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4. And, lastly, I must describe to you, briefly, the marine tortoises, which are considered the only true turtles. You will at once distinguish them from all others by the paddlelike form of their feet, the toes being concealed by the skin, which completely envelops4 them. These animals, which are found in all the seas of warm climates, are excellent swimmers, but on land they shuffle along in a very awkward manner, and make only a slow progress. The best-known species is the green turtle, which is often seen in the markets of New York, and is well known to the epicure for its delicious steaks, and the savory soup which it affords. The eggs of this, and, indeed, of all sea-turtles, are also eaten, and considered a great delicacy. These turtles are generally taken by watching them when they visit the shore to deposit their eggs; they are then turned over on their backs, and in this helpless condition they remain until their captors, having secured in the same manner as many as they require, carry them off to their ships.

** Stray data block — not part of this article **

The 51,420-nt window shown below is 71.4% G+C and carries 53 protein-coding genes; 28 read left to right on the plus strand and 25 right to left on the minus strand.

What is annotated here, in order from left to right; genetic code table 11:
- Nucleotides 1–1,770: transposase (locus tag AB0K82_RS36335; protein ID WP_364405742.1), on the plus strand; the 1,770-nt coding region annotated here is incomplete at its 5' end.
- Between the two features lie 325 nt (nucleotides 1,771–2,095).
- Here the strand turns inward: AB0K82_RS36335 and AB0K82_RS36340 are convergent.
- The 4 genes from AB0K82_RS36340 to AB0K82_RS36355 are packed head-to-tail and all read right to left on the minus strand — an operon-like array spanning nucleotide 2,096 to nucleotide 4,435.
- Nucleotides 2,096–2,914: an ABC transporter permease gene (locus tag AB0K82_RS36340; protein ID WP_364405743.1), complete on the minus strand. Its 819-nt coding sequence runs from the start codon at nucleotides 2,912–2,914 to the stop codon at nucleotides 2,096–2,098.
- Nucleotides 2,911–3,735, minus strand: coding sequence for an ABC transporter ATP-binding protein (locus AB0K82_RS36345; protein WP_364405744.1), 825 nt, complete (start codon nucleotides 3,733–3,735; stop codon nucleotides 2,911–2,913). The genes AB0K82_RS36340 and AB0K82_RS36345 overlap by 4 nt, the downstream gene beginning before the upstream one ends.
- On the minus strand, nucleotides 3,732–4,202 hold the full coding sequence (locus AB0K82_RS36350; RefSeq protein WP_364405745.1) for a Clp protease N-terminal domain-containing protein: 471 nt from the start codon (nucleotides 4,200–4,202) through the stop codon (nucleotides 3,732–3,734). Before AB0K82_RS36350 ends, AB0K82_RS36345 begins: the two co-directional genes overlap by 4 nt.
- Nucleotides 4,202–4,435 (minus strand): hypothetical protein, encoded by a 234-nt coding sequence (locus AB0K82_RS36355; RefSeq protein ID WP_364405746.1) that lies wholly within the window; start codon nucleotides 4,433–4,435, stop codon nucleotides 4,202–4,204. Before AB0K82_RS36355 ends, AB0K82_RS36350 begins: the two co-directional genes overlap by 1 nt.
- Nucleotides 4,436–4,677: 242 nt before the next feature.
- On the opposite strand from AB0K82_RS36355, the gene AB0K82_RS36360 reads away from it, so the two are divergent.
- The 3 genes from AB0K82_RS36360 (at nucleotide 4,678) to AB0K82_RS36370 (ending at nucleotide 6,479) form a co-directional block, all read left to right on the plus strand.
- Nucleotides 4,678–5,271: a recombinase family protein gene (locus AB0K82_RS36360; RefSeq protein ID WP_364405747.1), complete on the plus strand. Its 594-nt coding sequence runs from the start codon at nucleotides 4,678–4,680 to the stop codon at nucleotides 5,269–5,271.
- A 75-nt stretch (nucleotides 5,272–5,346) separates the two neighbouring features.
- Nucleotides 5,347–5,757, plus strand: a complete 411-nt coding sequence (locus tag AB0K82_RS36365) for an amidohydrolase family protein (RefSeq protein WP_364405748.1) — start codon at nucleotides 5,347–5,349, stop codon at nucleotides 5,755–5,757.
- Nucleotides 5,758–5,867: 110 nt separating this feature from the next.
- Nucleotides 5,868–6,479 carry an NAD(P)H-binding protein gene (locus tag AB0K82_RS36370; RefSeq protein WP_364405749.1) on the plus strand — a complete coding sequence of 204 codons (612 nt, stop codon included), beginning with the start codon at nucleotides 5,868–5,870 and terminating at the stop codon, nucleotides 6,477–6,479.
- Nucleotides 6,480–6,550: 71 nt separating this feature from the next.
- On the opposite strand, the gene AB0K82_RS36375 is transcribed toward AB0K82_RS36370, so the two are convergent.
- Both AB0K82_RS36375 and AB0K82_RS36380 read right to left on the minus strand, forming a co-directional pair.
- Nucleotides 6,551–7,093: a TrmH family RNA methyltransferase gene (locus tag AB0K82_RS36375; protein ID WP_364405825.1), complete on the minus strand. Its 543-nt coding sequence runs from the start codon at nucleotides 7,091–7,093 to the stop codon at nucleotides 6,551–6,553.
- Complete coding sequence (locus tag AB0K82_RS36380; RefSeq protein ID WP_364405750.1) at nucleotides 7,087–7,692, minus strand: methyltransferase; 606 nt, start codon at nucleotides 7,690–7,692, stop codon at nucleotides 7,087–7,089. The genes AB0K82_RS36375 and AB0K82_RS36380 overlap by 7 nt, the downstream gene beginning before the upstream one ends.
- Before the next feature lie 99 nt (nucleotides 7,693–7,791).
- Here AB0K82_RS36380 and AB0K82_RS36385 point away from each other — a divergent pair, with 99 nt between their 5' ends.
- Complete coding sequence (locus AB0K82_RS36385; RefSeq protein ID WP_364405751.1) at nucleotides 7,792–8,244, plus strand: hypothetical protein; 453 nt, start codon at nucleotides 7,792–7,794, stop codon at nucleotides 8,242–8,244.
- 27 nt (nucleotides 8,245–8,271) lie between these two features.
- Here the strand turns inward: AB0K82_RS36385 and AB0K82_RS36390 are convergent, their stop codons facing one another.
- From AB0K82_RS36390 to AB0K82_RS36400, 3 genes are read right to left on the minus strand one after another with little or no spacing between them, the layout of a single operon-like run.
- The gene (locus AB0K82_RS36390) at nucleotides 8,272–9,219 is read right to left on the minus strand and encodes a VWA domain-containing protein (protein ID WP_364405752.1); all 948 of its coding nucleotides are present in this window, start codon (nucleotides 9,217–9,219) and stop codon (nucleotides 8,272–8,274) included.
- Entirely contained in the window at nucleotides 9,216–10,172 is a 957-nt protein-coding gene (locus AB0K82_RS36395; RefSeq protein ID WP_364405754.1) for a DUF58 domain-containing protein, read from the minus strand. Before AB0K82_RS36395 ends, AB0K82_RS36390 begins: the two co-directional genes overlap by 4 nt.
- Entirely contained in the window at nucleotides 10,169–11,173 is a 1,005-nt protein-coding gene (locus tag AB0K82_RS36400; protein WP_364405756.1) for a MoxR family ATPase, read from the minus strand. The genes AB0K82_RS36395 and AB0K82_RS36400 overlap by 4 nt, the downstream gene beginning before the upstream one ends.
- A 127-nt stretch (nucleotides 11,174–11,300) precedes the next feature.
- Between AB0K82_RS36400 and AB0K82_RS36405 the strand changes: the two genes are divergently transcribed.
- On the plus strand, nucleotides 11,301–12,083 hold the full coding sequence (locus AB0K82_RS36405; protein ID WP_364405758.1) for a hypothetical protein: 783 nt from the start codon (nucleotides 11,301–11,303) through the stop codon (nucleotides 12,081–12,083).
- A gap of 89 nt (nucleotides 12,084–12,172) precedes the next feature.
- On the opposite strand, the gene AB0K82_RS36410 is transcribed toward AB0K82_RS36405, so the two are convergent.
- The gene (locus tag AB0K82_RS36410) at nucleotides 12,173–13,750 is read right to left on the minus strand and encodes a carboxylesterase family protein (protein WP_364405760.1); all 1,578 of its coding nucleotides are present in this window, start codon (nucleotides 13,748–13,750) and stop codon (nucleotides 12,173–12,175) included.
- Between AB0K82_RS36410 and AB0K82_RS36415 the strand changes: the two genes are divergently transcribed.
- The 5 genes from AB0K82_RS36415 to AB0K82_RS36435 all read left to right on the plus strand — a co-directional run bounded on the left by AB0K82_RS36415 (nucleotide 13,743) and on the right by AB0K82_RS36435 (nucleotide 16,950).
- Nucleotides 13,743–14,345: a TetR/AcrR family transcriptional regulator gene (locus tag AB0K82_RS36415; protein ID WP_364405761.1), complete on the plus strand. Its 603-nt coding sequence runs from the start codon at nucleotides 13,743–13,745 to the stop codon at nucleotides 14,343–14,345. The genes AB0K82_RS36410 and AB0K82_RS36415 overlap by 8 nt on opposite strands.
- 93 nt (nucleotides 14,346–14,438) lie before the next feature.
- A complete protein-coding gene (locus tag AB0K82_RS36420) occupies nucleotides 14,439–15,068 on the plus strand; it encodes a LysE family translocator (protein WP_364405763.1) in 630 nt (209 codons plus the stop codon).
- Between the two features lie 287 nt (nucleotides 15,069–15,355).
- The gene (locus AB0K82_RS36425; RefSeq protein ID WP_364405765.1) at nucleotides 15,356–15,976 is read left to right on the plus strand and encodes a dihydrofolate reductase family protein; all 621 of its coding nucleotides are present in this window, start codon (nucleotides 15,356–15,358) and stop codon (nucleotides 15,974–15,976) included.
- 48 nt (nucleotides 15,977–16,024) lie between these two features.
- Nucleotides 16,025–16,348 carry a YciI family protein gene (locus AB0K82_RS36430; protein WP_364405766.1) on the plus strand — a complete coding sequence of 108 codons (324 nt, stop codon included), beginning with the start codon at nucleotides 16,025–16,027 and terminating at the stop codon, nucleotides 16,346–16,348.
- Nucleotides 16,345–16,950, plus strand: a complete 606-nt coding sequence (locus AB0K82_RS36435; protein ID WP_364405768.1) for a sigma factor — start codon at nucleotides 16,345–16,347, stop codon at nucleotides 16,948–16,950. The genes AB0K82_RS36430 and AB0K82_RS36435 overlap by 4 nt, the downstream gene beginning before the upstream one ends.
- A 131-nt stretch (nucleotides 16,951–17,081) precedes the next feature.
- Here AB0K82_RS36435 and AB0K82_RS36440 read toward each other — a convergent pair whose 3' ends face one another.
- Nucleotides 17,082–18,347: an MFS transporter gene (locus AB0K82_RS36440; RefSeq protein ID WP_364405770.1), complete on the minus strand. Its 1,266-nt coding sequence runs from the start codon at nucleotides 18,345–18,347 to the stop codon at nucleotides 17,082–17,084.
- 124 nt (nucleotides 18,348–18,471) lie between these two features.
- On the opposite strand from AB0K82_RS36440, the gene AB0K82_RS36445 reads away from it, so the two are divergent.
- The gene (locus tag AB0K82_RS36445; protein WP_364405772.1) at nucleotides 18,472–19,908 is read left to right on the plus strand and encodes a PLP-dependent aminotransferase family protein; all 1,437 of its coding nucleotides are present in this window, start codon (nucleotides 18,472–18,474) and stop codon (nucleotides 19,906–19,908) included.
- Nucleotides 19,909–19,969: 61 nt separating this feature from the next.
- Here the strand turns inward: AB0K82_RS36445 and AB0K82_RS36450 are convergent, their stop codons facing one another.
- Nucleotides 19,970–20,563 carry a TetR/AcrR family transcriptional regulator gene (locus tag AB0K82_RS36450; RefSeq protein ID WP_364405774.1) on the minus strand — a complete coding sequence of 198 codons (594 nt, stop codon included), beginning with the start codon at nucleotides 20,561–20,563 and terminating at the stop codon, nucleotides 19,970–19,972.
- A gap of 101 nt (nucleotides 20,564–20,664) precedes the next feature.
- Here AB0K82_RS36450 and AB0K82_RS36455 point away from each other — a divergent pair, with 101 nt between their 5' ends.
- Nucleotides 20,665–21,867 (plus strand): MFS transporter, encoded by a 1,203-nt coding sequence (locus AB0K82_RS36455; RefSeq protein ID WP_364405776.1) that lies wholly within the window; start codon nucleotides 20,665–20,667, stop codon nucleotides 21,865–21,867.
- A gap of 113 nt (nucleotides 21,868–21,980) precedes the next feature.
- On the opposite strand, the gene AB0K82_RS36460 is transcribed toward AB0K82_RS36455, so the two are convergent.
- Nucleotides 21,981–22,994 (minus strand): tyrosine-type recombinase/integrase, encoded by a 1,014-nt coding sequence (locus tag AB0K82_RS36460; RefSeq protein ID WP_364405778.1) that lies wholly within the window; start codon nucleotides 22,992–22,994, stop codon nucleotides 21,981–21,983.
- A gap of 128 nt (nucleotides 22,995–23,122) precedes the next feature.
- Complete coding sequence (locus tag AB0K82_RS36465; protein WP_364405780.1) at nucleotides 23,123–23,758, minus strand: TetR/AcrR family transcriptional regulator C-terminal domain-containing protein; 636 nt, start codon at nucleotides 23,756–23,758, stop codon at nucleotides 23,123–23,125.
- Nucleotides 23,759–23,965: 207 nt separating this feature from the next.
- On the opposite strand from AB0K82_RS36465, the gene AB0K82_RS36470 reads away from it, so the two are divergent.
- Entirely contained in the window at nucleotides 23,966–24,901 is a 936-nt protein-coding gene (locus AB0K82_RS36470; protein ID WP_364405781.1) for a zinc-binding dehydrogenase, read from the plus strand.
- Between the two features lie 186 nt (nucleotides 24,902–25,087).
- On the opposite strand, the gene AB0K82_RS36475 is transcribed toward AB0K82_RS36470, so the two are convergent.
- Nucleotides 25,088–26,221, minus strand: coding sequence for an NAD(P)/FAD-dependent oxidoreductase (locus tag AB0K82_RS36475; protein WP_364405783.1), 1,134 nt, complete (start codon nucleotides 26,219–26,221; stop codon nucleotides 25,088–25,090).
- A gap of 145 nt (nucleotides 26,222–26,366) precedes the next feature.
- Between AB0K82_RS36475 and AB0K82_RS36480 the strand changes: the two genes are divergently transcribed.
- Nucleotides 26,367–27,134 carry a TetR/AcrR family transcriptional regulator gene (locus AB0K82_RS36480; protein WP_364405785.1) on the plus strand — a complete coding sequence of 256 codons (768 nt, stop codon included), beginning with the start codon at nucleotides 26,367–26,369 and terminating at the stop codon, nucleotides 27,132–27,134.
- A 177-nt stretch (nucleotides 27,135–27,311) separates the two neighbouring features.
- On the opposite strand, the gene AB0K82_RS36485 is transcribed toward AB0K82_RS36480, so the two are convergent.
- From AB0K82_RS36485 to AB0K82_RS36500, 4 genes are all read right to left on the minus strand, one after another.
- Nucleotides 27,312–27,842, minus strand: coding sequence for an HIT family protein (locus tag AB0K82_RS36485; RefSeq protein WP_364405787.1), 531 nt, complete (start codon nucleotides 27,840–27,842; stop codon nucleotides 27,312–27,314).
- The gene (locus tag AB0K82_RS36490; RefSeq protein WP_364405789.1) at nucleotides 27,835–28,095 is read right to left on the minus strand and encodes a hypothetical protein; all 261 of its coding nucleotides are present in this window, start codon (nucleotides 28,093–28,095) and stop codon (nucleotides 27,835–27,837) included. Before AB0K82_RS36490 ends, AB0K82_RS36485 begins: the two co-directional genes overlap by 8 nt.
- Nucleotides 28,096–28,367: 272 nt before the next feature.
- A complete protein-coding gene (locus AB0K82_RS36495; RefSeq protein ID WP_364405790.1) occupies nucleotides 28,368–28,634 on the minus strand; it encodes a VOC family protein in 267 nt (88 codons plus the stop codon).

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Scale of Inches MABINE AND RIVER TURTLES.-1. Hawk's-bill Turtle, Chelonia imbricata. 2. Loggerhead Turtle, Chelonia caretta. 3. Green Turtle, Chelonia mydas. _5. Leathery Turtle, Sphargis coriacea. 4. & 6. Upper and under sides of the Chelonura Temninckii, & “Snapping Turtle" of the Mississippi.

5. Another species of sea-turtle, called the hawk’s-bill, which

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merce.

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receives its popular name from the curved and pointed form of the upper jaw, furnishes the valuable tortoise-shell of com

The upper shell of this species consists of thirteen plates, partly overlapping each other like the tiles of a house. By means of heat these plates are capable of being firmly united in any quantity, and of receiving any shape by being pressed between metallic moulds. Those which produce the finest shell are taken in the waters of the Indian Archipelago. But the largest of the sea-turtles is the loggerhead, which sometimes weighs eleven hundred pounds. It is found occasionally on the shores of nearly all the Atlantic States, is a strong swimmer, and is frequently seen in the midst of the ocean, floating on the surface of the waters, motionless, and apparently asleep, in which situation it is easily captured.